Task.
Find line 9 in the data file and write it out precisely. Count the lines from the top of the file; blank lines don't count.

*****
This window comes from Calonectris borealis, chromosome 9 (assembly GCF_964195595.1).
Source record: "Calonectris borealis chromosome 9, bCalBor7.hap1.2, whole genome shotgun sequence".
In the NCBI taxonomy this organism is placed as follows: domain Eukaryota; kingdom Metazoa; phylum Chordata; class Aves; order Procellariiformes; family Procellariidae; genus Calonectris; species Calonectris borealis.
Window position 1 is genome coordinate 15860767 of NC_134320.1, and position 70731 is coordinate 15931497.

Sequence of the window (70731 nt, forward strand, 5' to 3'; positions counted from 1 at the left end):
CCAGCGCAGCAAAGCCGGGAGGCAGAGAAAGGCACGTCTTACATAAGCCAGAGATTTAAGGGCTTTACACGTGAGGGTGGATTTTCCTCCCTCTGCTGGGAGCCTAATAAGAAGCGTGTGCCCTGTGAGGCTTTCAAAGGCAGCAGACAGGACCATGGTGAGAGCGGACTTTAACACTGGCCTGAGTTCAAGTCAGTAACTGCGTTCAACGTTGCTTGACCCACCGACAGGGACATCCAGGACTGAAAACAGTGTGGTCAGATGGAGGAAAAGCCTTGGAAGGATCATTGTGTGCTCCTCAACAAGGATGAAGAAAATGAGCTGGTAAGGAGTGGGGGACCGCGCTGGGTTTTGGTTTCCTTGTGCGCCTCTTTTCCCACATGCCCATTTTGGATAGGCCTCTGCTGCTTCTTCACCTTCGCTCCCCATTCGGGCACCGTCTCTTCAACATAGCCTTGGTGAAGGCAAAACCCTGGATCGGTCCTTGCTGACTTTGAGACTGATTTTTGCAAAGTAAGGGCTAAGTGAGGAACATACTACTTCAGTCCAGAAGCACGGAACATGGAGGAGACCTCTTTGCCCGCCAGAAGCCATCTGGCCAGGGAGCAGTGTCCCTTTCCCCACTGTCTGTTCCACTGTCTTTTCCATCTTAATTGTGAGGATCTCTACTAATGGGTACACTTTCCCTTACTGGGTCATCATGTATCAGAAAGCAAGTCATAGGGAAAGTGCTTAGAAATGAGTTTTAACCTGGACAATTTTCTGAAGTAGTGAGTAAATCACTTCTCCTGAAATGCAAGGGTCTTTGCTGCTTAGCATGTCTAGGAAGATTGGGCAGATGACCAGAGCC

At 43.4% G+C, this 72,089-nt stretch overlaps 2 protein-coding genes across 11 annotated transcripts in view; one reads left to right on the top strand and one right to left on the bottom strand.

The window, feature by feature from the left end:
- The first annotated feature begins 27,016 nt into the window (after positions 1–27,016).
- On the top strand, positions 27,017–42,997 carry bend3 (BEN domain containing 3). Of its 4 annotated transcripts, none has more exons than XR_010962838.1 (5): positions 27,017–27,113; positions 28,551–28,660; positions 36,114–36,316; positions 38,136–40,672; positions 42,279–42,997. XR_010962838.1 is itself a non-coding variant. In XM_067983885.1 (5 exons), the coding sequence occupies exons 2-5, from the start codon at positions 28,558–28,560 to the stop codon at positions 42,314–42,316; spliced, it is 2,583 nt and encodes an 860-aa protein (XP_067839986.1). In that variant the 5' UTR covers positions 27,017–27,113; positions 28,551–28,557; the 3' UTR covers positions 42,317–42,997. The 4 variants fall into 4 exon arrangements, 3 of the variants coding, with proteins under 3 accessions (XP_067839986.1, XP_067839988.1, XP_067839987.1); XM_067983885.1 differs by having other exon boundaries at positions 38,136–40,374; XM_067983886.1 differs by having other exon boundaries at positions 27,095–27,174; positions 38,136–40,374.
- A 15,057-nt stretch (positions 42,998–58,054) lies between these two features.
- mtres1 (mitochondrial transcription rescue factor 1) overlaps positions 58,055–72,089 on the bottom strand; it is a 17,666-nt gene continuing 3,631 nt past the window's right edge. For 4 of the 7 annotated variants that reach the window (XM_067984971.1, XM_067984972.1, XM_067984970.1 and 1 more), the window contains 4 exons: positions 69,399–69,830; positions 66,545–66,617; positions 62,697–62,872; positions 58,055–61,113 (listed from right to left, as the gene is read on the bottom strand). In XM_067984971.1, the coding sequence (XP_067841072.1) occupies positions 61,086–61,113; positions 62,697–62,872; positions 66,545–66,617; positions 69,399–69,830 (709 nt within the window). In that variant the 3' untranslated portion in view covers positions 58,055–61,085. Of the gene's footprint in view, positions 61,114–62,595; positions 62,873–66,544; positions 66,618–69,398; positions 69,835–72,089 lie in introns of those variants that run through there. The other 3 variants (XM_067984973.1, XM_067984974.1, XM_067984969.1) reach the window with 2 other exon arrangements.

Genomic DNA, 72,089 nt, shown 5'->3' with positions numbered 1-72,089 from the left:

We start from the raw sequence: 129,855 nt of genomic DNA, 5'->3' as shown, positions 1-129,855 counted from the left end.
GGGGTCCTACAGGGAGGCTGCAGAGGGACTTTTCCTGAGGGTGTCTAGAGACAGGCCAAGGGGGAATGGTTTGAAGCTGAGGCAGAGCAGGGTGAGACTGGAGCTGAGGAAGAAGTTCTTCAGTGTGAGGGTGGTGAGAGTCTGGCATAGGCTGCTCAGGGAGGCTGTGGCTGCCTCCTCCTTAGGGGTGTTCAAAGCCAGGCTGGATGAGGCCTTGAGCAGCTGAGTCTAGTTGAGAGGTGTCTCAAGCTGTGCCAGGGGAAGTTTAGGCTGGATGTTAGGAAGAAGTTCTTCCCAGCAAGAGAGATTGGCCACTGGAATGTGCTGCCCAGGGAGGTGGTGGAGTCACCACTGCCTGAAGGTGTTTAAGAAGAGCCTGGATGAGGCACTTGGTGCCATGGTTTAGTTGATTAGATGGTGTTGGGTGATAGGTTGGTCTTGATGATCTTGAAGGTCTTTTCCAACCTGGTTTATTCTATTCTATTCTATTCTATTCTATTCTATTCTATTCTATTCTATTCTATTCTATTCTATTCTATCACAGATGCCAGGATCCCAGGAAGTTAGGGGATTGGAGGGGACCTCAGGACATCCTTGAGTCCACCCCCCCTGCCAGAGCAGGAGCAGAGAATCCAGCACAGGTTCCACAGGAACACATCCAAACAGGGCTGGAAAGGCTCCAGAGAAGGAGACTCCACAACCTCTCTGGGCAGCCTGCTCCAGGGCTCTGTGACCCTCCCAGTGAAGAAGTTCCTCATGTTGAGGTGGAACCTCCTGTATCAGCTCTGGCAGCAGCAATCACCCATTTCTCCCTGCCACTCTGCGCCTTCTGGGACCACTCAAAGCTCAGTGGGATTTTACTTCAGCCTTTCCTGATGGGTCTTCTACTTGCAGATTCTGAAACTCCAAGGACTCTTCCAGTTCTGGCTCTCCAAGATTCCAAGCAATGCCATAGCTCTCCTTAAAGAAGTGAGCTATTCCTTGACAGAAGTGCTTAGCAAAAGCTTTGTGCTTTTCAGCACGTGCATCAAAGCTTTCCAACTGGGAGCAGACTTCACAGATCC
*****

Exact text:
- The first annotated feature begins 27,016 nt into the window (after positions 1–27,016).